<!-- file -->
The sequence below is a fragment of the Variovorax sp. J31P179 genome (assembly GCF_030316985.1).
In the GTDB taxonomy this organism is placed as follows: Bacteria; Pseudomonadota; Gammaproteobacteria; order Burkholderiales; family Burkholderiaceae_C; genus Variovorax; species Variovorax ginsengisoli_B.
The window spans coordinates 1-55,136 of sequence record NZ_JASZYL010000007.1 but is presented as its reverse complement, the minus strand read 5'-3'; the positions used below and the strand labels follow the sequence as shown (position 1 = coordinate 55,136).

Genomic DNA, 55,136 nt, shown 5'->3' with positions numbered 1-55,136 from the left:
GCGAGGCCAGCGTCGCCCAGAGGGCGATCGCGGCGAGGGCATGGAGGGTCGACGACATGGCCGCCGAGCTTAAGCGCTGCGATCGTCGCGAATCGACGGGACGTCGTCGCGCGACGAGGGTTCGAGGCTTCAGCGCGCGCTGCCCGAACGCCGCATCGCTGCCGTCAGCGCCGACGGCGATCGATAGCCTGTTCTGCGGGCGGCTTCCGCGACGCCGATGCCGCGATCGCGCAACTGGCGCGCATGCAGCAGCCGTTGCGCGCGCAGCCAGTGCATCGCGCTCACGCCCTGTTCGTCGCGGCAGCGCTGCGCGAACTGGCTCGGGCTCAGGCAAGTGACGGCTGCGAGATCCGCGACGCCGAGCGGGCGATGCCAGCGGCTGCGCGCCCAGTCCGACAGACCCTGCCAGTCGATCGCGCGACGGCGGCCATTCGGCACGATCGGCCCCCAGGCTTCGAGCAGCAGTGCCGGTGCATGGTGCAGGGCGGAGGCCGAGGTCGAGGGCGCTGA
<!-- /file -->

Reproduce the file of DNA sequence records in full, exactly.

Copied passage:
The sequence below is a fragment of the Variovorax sp. J31P179 genome (assembly GCF_030316985.1).
In the GTDB taxonomy this organism is placed as follows: Bacteria; Pseudomonadota; Gammaproteobacteria; order Burkholderiales; family Burkholderiaceae_C; genus Variovorax; species Variovorax ginsengisoli_B.
The window spans coordinates 1-55,136 of sequence record NZ_JASZYL010000007.1 but is presented as its reverse complement, the minus strand read 5'-3'; the positions used below and the strand labels follow the sequence as shown (position 1 = coordinate 55,136).

Genomic DNA, 55,136 nt, shown 5'->3' with positions numbered 1-55,136 from the left:
GCGAGGCCAGCGTCGCCCAGAGGGCGATCGCGGCGAGGGCATGGAGGGTCGACGACATGGCCGCCGAGCTTAAGCGCTGCGATCGTCGCGAATCGACGGGACGTCGTCGCGCGACGAGGGTTCGAGGCTTCAGCGCGCGCTGCCCGAACGCCGCATCGCTGCCGTCAGCGCCGACGGCGATCGATAGCCTGTTCTGCGGGCGGCTTCCGCGACGCCGATGCCGCGATCGCGCAACTGGCGCGCATGCAGCAGCCGTTGCGCGCGCAGCCAGTGCATCGCGCTCACGCCCTGTTCGTCGCGGCAGCGCTGCGCGAACTGGCTCGGGCTCAGGCAAGTGACGGCTGCGAGATCCGCGACGCCGAGCGGGCGATGCCAGCGGCTGCGCGCCCAGTCCGACAGACCCTGCCAGTCGATCGCGCGACGGCGGCCATTCGGCACGATCGGCCCCCAGGCTTCGAGCAGCAGTGCCGGTGCATGGTGCAGGGCGGAGGCCGAGGTCGAGGGCGCTGA